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How Americas for Possible’s CCO Embraces Her Competitive Spirit – Adweek

How Americas for Possible’s CCO Embraces Her Competitive Spirit – Adweek


How Americas for Possible’s CCO Embraces Her Competitive Spirit – Adweek


While some creative and agency leaders can talk a good game about being inclusive both internally and in the work that they do for clients, Danielle Trivisonno Hawley, chief creative officer, Americas for Possible, prefers to walk that talk. Her leadership story started after graduating from creative portfolio school Creative Circus, when she found herself at a small agency in Denver by design, so that she could make an impact out of the gate.

“Small shops are where I wanted to start,” she said. “That’s not typically what people do, and I learned what it’s like to wear multiple hats and how important it is to be a leader.”

After a year in Denver, Trivisonno Hawley landed at Seattle indie Creature in 2004 as a writer before making her way to Zaaz. Zaaz became Possible, part of WPP, and eventually, Wunderman Thompson. Recently celebrating 10 years at the agency, she’s found her leadership style comes from a competitive nature, but channeled positively.

“I’ve always [been competitive] with a team,” said Trivisonno Hawley, who used to play soccer at Southern Methodist University. “I like the shared aspect of winning together and [having] learned to work with everyone’s strengths to get to something good.”

In that spirit, at Cannes last month, Trivisonno Hawley helped lead a Lion-winning campaign for Tommy Hilfiger that featured an adaptive line of clothing for people living with disabilities. Throughout the process, her team sought to make Tommy Adaptive as authentic as possible.

“[Fashion] is the most exclusive industry on the planet,” she noted. “We needed to navigate this audience and engagement so that we would have people take us seriously and not have it feel like a publicity stunt or inauthentic.”

The team accomplished the task by consulting with Christina Mallon, a member of the team living with a disability, before developing a bespoke online platform created to engage people with disabilities. The 1,500-person group provided counsel on the right ways to approach the project so that it was authentic and meaningful, essentially serving as a critical focus group. The project helped Trivisonno Hawley think about how she will approach creativity, the agency-brand relationship and her leadership moving forward, including launching an inclusivity practice at the shop.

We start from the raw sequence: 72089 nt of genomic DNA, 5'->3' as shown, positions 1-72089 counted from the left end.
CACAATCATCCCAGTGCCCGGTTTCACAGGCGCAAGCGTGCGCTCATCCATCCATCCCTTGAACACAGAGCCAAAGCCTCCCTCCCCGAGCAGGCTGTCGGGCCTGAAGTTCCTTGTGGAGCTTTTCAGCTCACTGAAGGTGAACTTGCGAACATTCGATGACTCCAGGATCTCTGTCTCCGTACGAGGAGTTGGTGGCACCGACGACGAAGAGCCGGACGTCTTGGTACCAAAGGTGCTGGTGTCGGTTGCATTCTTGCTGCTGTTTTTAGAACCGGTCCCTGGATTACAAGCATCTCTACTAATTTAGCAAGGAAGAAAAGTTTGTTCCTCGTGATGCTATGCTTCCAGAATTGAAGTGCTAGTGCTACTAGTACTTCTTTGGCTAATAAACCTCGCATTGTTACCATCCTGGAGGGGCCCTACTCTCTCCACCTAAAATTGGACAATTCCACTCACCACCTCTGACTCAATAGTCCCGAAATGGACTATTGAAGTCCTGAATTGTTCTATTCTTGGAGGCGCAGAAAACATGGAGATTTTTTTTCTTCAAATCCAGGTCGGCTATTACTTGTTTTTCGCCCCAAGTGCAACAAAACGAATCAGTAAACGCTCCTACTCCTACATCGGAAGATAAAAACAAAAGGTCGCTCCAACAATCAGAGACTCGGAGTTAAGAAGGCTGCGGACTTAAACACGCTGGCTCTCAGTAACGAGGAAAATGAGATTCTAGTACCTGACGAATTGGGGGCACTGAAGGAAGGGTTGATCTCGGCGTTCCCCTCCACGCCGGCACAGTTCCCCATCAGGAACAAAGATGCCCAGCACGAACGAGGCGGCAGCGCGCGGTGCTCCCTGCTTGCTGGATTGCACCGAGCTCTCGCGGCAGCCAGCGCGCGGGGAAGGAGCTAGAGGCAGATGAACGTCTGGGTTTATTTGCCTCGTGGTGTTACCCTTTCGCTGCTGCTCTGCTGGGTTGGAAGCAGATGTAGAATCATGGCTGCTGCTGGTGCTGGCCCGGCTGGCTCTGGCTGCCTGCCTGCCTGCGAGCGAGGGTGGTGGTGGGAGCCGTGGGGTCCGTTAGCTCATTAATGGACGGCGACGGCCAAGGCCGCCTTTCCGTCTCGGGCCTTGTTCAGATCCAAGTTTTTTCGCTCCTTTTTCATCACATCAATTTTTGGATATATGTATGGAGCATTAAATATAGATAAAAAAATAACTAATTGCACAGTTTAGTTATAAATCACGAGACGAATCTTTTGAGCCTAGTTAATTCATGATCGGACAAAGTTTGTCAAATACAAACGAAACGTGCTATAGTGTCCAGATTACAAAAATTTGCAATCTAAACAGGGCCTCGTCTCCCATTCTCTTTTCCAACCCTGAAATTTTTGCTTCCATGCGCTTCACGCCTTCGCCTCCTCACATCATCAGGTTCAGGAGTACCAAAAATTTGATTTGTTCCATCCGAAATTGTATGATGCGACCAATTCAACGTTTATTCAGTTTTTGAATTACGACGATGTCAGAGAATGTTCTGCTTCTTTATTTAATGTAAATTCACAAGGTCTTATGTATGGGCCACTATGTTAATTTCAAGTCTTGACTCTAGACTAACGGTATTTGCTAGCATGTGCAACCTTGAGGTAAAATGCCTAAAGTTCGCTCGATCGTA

“[Projects like this have] to change everything,” she said. “We’ll never go back to a place where we’re sitting around a conference room neglecting any part of the population.”

Big Mistake

“The industry’s greatest mistake has been that we applaud work that’s made for other people in advertising, and I’ve indeed fallen victim to that,” said Trivisonno Hawley. “All too often, we forget that we’re hired to connect with real people in the real world—and the truth is sitting around a conference room table and expecting to understand them is total crap.”

Lessons Learned

“Diversity, inclusivity and accessibility make the work better,” Trivisonno Hawley explained. “Full stop. Also, growing up in this business as a female leader hardened me, and there were a lot of moments where I had to try to out-shout the men. There was a point in my career where I realized that I don’t need to do that anymore, because it was manifesting in a way that is the complete opposite of who I am as a person, because it looked like I was saying ‘me, me, me,’ and really what I’m about is ‘we.’”

How She Got the Gig

Trivisonno Hawley said it’s “cliché” to cite hard work and luck. “I give a lot of credit to the leaders who have placed bets on my future,” she said. “There were many years when my potential outweighed my performance by a landslide. But eventually, experience and latent talent collide, and you stop waiting around for that person to show up and save the day—because you realize that person is you.”

Pro Tip

“Without vulnerability, there can be no bravery and therefore, no innovation,” she added. “Creatives inherently understand this because we’re continually putting ideas out there for others to critique. Bringing our clients and sometimes even our own internal organizations with us into that space is the greatest accomplishment of all.”


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